who found a 50-gallon still and a
quantity of moonshine in a shed Dear
F. F. Vallck and Dora Vasifelff
were arrested at 681 Michigan avenue,
where a seven-gallon still was con
fiscated. Another still was confiscat
ed at 687 Michigan avenue. A still and
100 gallons of mash were seized at
746 Fourth street.
Read The Oregonian classified ads.
CHICAGO STORY UNFOLDED
Urban Claims Set Forth in National
WASHINGTON. Chicago is the
subject of a bulletin from the Na
tional Geographic society, based on a
communication from William Joseph
Showalter, as follows:
"Geography made Chicago. Its posi
tion at the foot of the great lakes
resulted in its evolution as the
farthest inland terminus of naviga
tion of the inland seas.
Made wnat it is by the processes
of geography, Chicago soon returned
the compliment by helping geography
transform other regions. Its slaugh
tering and packing industry has
changed the center of gravity of the
meat-producing world. Its agricul
tural implement industry has revised
the economic status of more than
half of the inhabitants' of the earth.
Its sleeping-car industry has entirely
revised the geography of travel,
bringing hundreds of places separat
ed by mountain and plain close to
"It is interesting to pause for a
birdseye inventory of what the city
is today. Fourth In population, it
ranks first among the world's great
urban centers In many ways. No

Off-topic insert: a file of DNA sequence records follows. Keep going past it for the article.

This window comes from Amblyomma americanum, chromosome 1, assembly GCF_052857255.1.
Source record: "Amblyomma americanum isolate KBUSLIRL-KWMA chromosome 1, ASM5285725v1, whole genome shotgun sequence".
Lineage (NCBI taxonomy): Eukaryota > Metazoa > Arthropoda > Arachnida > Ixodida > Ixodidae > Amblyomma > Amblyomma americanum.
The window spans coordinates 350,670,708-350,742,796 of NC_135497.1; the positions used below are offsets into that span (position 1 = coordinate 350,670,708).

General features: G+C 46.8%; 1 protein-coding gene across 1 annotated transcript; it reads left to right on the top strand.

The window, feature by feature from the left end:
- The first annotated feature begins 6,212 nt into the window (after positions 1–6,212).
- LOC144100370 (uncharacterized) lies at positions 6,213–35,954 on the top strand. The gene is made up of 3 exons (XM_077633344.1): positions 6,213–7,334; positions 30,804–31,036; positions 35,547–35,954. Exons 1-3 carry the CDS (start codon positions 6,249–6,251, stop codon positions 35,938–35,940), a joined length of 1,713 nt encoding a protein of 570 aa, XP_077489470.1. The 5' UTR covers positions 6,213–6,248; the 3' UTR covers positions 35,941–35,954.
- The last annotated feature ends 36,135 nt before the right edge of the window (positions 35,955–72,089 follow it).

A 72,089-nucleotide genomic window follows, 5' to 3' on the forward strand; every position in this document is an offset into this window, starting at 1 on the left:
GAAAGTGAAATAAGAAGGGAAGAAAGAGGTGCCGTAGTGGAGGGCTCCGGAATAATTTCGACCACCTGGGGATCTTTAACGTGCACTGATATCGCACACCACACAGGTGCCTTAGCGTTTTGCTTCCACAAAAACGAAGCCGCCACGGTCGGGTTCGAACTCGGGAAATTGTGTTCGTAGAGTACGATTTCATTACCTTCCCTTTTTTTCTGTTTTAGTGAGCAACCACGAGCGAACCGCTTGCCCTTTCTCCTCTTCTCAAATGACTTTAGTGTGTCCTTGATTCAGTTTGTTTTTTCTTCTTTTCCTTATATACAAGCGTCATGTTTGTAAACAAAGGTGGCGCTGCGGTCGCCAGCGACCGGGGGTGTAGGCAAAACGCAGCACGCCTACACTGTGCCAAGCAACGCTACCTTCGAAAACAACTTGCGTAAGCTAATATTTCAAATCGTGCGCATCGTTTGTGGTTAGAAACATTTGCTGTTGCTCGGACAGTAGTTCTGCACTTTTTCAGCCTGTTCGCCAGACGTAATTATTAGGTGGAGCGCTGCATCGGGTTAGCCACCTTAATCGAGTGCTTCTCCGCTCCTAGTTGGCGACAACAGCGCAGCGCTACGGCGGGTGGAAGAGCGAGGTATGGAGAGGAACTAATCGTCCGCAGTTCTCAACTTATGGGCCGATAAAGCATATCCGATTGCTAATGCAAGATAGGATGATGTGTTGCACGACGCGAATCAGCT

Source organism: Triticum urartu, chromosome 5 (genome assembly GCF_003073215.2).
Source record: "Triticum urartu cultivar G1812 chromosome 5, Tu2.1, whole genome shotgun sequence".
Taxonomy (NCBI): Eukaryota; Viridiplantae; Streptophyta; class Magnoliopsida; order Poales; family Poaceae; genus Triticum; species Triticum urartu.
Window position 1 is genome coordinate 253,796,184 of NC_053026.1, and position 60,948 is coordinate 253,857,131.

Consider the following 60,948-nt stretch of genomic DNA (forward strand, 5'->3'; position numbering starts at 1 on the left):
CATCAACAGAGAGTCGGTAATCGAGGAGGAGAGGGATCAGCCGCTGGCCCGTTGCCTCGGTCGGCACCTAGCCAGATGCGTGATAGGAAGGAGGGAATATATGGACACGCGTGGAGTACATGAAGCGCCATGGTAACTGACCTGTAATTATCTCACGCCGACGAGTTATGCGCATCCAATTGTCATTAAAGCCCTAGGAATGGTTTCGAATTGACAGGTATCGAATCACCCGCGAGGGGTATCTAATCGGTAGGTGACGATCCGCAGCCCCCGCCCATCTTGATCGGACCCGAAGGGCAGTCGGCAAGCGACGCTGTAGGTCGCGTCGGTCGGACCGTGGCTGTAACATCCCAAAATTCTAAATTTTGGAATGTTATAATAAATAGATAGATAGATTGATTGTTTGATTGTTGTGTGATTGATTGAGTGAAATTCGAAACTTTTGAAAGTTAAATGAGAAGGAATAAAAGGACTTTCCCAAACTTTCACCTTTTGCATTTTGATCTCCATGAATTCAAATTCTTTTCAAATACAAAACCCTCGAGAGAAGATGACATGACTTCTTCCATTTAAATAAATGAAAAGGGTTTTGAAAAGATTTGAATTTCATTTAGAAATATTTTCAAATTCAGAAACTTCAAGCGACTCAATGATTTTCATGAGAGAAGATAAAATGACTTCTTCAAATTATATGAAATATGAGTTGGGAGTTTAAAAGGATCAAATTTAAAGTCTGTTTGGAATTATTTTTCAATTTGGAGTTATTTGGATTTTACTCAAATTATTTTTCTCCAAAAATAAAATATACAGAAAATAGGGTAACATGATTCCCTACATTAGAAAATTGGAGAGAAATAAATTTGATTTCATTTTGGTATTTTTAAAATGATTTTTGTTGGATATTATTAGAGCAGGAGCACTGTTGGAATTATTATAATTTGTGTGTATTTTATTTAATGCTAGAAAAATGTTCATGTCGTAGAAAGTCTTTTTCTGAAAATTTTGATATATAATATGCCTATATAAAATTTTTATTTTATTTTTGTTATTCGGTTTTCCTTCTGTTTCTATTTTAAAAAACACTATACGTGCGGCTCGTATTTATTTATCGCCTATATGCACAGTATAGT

other place butchers as much meat.
makes as much machinery, builds as
many cars, sells as much grain or
handles as much lumber.
"The Michigan-avenue improvement
is a major feature of the now famous
Chicago plan.' The beautiful high
way, with its connecting arteries
unites the north shore with the south
side. For years this thoroughfare
has been the pride of Chicago and the
admiration of ail who visit the city,
As a part of the Lake Shore drive
that links the woods of southern Wis
consin with the plains of northern
Indiana, it is a magnificent street
"To secure the full benefits of her
situation the city is undertaking to
connect her three great lakeside
parks. Already Lincoln park has
edged a narrow way southward along
the beach until there is a wonderful
curving stretch of green reaching to
Grant avenue and making a four-
mile parkway unbroken and un-
"The city annually spends $5,000,
000 for park purposes more per
capita, perhaps, than any other city
of the first order in existence. There
is not a 'keep off the grass' in the
entire park system, and all recrea
tional facilities are free except the
boats in the lagoons.
"At the two golf courses in Jack
son park a third of a million balls
were teed off in 1916. Twice as many
people play on the long course In
Jackson park as play on the long
course at the historic links at St,
Andrew. No charge is made for
playing, and there are locker accom
modations lor aouo, wnue some ou ai
hour can be started in play. Fre
quently players have remained up all
Former High Commissioner In
U. S. Charged With Making
Known Secret Documents.
PARIS, July 3. Publication of in
side information on the deliberations
of the peace conference is officially
taken notice of by the government in
a letter which Premier Millerand has
written to Deputy Charles Danielou,
replying to the deputy s question re
garding the authority of Captain An
dre Tardieu, former French high com- j
missioner in the United States, to
make this information public.
M. Millerand writes that Captain
Tardieu has received no authorization
from the government to use diplo
matic documents for his personal
files, nor has he been authorized to
publish secret documents. The pre
mier states Great Britain had not